My teenage daughter is taking theater classes and some time ago, her teacher assigned the class to see a musical every few weeks. I was excited when it came time to watch Annie Get Your Gun because I hadn’t seen it yet. I’d learned some of the songs in junior high, and I particularly loved the song “You Can’t Get a Man with a Gun.” Finally, I was going to learn what it was all about! We found the DVD at the library, gathered our snacks, and settled in for nice evening. But I wasn’t at all prepared for the message in Annie Get Your Gun.
The songs were fabulous!
The songs were great. All of them. You can see for yourself the song “You Can’t Get a Man with a Gun” here on YouTube. I think you’ll agree that Betty Hutton is nothing short of amazing. But I confess the overall musical was, well, a little long. We’d been watching the other musicals and loving them, but we kind of got distracted three quarters of the way through this one. (I think it was sometime when they went to Europe). Fortunately, our snacks were pretty good, so we pushed through.
And like I said, the songs were absolutely fantastic. It was definitely worth watching just for the music.
Then the end rolled around, and I was astonished at the resolution.
Spoiler—the message in Annie Get Your Gun
The end goes like this: Annie, in order to win her man, throws the shooting contest she challenged him to.
Really? Is this the kind of message we want to send to our daughters—that you can’t get a man by doing your best, but you might be able to get him to love you if you don’t do your best? If you let him win, if you let him be better—or think he’s better—you might find true love. If you put aside your own abilities and play second fiddle, he might find room for you in his heart.
Ugh. I doubt this musical would have been as successful if it’d been released today instead of in the 1950s. Women now are too strong to appreciate that message. We’ve learned that we have to be better than our male counterparts to even get half as far. We’ve taught our daughters to always be their best. We’re not about to miss a target to make a man love us—and we shouldn’t have to! The message in Annie get your gun made me roll my eyes. I was also just a little bit angry.
And yet . . .
And yet, is it so bad to let someone win if their pride at losing would make them throw away something that would be very good for both of you? Is playing a little less hard at something any different than holding back to give someone you love a chance to shine?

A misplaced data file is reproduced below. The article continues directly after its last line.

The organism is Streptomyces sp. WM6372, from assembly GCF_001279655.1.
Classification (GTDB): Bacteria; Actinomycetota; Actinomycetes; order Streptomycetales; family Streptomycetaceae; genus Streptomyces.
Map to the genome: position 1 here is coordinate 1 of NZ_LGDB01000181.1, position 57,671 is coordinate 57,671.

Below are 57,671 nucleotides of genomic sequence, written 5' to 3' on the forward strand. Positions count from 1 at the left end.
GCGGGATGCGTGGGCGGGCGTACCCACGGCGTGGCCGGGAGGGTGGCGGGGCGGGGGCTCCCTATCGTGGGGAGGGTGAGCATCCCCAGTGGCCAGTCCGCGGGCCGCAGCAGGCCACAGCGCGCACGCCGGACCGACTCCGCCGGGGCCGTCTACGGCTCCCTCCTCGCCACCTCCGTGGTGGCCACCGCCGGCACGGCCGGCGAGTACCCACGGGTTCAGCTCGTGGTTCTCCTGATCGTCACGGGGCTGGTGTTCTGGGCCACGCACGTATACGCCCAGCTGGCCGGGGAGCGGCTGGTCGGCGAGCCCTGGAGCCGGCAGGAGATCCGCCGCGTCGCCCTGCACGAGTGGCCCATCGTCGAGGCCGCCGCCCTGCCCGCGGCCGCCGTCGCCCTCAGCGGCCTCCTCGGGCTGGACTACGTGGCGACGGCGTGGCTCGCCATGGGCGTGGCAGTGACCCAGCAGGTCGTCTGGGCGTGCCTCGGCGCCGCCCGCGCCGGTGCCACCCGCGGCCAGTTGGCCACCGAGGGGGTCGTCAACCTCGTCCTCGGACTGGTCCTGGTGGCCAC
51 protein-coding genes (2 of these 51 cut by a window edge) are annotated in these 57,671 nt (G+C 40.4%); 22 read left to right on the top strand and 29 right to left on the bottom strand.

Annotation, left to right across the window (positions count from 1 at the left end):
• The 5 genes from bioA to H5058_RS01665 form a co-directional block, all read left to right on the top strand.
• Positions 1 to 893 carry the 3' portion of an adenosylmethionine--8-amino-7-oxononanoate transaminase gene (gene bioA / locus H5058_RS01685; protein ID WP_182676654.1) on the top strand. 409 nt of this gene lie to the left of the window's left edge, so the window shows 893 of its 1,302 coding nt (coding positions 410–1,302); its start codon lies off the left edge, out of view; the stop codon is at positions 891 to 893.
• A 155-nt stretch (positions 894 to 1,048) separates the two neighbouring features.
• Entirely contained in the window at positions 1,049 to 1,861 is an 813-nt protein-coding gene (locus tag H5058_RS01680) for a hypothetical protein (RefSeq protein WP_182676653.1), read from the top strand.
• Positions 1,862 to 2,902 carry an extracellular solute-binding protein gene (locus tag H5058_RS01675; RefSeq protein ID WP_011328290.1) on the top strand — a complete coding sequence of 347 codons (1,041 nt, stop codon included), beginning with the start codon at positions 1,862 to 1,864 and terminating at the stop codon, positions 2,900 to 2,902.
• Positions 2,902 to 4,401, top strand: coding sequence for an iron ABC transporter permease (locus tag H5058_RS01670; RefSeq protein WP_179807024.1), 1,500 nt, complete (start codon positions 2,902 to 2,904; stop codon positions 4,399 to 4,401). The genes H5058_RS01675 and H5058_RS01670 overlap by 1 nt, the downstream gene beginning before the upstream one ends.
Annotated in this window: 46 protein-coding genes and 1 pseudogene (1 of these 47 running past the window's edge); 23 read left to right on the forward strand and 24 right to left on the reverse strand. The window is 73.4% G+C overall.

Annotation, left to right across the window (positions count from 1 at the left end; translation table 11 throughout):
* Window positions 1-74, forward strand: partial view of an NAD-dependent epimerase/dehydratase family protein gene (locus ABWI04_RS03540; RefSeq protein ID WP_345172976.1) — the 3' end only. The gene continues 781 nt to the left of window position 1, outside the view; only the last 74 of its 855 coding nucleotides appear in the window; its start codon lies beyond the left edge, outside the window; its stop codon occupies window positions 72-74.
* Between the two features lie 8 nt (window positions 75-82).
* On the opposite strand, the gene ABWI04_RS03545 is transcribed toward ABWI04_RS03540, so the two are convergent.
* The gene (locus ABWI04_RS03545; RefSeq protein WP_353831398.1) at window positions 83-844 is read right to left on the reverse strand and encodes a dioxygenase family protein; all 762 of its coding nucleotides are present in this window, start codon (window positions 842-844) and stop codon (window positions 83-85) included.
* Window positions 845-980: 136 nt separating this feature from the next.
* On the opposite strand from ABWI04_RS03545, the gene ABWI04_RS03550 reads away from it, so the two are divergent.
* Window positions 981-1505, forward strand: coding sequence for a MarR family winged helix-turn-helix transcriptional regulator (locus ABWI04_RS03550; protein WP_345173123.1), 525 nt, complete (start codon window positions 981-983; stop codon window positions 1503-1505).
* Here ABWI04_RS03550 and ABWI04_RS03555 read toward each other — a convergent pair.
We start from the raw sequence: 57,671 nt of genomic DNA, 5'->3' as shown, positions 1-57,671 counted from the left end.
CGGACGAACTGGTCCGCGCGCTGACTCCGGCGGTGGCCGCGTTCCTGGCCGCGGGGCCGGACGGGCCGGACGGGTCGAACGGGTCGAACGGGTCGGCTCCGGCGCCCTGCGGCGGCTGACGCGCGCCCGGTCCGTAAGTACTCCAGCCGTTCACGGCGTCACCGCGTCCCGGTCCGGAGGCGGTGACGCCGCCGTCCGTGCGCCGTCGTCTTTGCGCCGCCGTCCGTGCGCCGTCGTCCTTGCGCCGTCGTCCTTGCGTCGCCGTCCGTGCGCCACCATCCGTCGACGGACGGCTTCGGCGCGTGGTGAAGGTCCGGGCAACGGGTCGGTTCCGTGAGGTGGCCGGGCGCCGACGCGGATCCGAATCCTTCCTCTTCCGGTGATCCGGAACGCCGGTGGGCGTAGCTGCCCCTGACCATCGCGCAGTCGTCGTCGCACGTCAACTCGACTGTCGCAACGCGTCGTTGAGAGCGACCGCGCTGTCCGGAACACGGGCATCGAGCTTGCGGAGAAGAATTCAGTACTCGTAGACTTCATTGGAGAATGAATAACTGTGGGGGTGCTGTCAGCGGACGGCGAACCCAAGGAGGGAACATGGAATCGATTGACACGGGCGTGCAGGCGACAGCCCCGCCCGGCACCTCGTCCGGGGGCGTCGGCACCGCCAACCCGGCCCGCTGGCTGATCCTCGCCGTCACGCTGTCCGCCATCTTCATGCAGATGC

I admit, I’ve played dozens and dozens and dozens of games with my young children where I lost purposefully. I loved seeing them happy. And, I admit, it was easier than enduring the tantrums four and five year old tend to throw when they lose.
As a bestselling author, I’ve spent time in the limelight, and sometimes that means the supporting members of my family have taken a back role. But their talents in their chosen professions or passions are every bit as good as mine. Take my husband, for example, who is an amazing software engineer with an unusual ability to not only give you exactly what you asked for but also several dozen other things you didn’t know you’d need. Or my oldest son who created this website and other sites far more complicated. Or my daughter who is talented with editing, design, typesetting, and article-writing. They’ve all rushed to my aid and been been the wind beneath my wings more times than I can count. They’ve helped me shine.
I’d definitely be okay not shooting my best on one day if it meant letting them have their well-deserved moment in the limelight.
So I have no problem with the message in Annie Get Your Gun. It’s a fun movie that reminds us love is important more than winning the game. Essentially, Annie not shooting her best was equivalent to a man bringing flowers to his girl to make her feel wonderful. It was as if Annie stood up and said, “Look at my guy. He’s got talent too.” She was giving her man a chance to shine.
In my mind, the next day she’d outshoot him again.
Will I watch it again?
Oh, I’ll watch it again, mostly for the music. And I’ll make sure to have plenty of chocolate and popcorn.
Did you like Annie Get Your Gun? Love to hear what you have to say in the comments below. If you’ve enjoyed this post, please feel free to share it with your friends and family.
Copyright 2017 Teyla Rachel Branton
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2 Responses to “Message in Annie Get Your Gun”
Hmm, I think he knew it all along! The “love-game” is sometimes more playing for the fun than being “dead” serious all the time. My grandchildren love it to play with me because I’m (act) SO stupid and can’t win any game against them – but deep down they know … because I give them the challenge – never like 10 to one in their favour, but more like grandpa nine, competitor 10 🙂
Teyla Rachel Branton
Haha, you are probably right! The game of love does have a lot of intricacies. I love that you do that with your grandchildren. Kids love to win! Thanks for your comment.